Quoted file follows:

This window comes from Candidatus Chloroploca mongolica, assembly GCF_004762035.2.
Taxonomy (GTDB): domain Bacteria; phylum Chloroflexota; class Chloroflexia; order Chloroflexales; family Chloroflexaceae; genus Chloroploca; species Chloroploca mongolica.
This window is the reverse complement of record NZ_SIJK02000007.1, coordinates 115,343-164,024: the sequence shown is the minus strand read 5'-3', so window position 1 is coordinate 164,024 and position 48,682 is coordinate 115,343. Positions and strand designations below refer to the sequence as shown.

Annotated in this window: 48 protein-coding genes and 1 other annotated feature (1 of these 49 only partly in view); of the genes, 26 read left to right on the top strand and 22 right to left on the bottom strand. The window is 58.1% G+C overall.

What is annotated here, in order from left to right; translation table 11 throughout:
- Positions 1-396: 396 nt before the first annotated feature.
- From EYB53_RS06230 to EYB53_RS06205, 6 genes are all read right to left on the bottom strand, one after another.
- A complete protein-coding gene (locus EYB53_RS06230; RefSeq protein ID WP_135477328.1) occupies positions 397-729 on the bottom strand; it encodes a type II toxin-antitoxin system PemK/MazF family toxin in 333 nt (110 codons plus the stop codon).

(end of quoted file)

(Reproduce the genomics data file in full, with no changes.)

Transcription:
This window comes from Candidatus Chloroploca mongolica, assembly GCF_004762035.2.
Taxonomy (GTDB): domain Bacteria; phylum Chloroflexota; class Chloroflexia; order Chloroflexales; family Chloroflexaceae; genus Chloroploca; species Chloroploca mongolica.
This window is the reverse complement of record NZ_SIJK02000007.1, coordinates 115,343-164,024: the sequence shown is the minus strand read 5'-3', so window position 1 is coordinate 164,024 and position 48,682 is coordinate 115,343. Positions and strand designations below refer to the sequence as shown.

Annotated in this window: 48 protein-coding genes and 1 other annotated feature (1 of these 49 only partly in view); of the genes, 26 read left to right on the top strand and 22 right to left on the bottom strand. The window is 58.1% G+C overall.

What is annotated here, in order from left to right; translation table 11 throughout:
- Positions 1-396: 396 nt before the first annotated feature.
- From EYB53_RS06230 to EYB53_RS06205, 6 genes are all read right to left on the bottom strand, one after another.
- A complete protein-coding gene (locus EYB53_RS06230; RefSeq protein ID WP_135477328.1) occupies positions 397-729 on the bottom strand; it encodes a type II toxin-antitoxin system PemK/MazF family toxin in 333 nt (110 codons plus the stop codon).